Student Engagement in the First Year of Higher Education: The Influence of Temporal Orientation
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The aim of this investigation was to test the influence of temporal orientation on student engagement for first year university students at an Australian multicampus university. The study adopted a repeated correlational method to identify the relationships between temporal orientation factors and student engagement variables in the first phase and to confirm these relationships in the second phase. Survey data from two distinct cohorts of commencing students, who completed a university-wide on-line first year experience survey, were examined. To ensure that the relationships and influences that were identified were not merely characteristics of a particular first year cohort, this investigation ran two separate studies, one in 2003 and the other in 2005. In this way, the relationships between the temporal orientation factors and the student engagement variables, and the influence exerted by the temporal orientation factors on the student engagement variables could be tested, retested, and confirmed. Over the decades, several psychological theories have been proposed as influencing students’ engagement with their studies and on their approaches to study. This study proposed that the five factors of Zimbardo and Boyd’s (1999) Time Perspective Inventory (ZTPI) would provide a quick and efficient means of assessing psychological concepts that have been considered instrumental in promoting student engagement. Specifically, it was hypothesised that these five factors (Past-Positive, Past-Negative, Present-Hedonistic, Present-Fatalistic, and Future) would act as useful predictors of students’ adoption of deep, conceptual approaches to study, academic application, academic orientation, and satisfaction with their first year university experience. This hypothesis was supported by the study’s findings.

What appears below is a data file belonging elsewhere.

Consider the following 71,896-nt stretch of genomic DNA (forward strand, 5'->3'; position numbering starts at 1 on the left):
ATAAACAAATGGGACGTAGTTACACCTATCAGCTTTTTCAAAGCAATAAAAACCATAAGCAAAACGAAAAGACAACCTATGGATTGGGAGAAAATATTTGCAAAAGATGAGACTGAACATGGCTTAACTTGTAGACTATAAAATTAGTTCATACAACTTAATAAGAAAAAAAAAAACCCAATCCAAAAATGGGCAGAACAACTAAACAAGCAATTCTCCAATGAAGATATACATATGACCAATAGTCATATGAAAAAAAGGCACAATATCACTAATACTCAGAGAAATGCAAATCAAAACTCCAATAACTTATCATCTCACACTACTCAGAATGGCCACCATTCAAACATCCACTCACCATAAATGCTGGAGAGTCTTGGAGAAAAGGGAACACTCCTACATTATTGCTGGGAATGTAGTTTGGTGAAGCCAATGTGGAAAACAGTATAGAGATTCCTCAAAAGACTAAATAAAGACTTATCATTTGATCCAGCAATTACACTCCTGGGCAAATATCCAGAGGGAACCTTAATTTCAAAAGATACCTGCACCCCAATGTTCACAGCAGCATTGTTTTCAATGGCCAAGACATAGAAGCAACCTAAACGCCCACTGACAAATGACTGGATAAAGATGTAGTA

Thesis (PhD Doctorate)
Doctor of Philosophy (PhD)
Griffith Institute for Higher Education
Item Access Status
Time perspective inventory